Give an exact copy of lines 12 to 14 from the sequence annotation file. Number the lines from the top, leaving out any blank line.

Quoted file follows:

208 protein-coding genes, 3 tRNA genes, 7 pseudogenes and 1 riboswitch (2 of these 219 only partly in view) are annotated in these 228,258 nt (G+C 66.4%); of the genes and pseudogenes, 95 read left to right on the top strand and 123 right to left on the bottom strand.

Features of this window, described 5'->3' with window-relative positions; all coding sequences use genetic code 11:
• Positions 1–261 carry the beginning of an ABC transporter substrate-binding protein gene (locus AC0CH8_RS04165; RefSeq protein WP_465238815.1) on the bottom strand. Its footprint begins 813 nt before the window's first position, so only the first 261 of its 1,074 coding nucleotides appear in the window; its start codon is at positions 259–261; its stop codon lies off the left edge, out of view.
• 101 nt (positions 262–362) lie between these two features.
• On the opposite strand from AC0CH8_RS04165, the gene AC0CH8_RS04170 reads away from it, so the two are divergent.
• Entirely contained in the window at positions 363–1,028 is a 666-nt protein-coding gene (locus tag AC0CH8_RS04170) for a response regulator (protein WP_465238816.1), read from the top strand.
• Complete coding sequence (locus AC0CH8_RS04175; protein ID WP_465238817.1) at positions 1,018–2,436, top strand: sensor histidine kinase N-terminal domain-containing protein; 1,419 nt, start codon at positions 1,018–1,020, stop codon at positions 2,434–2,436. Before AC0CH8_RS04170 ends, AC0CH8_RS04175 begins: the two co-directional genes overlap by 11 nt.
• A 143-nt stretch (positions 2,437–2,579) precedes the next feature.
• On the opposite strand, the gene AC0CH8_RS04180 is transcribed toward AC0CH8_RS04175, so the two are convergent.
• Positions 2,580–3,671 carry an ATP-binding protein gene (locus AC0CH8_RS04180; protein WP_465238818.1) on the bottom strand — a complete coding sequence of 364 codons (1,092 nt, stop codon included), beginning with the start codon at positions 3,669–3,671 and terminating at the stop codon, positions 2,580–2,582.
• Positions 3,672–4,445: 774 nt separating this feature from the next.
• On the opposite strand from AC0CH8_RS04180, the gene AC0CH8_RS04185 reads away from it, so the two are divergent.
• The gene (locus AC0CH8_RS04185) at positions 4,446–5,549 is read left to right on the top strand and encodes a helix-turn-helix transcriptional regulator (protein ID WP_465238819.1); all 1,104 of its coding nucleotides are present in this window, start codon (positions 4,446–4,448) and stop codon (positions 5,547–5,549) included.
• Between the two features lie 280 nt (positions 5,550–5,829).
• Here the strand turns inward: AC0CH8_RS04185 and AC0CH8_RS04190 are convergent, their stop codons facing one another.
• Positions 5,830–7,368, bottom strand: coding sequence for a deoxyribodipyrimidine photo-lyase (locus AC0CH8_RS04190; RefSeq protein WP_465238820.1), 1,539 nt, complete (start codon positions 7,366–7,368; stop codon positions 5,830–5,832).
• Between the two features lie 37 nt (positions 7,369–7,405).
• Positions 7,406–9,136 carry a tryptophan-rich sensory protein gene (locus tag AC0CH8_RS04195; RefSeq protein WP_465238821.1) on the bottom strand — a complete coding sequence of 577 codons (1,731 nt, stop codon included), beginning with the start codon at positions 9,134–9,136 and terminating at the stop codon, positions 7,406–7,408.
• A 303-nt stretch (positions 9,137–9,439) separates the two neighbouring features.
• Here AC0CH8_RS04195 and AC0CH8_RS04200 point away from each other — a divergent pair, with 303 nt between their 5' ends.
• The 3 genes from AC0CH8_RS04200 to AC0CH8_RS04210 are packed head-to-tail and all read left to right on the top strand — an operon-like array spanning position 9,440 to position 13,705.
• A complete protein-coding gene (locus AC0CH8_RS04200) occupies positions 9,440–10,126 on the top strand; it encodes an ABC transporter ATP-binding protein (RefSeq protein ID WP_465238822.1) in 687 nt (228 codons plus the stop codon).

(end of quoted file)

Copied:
• On the opposite strand from AC0CH8_RS04180, the gene AC0CH8_RS04185 reads away from it, so the two are divergent.
• The gene (locus AC0CH8_RS04185) at positions 4,446–5,549 is read left to right on the top strand and encodes a helix-turn-helix transcriptional regulator (protein ID WP_465238819.1); all 1,104 of its coding nucleotides are present in this window, start codon (positions 4,446–4,448) and stop codon (positions 5,547–5,549) included.
• Between the two features lie 280 nt (positions 5,550–5,829).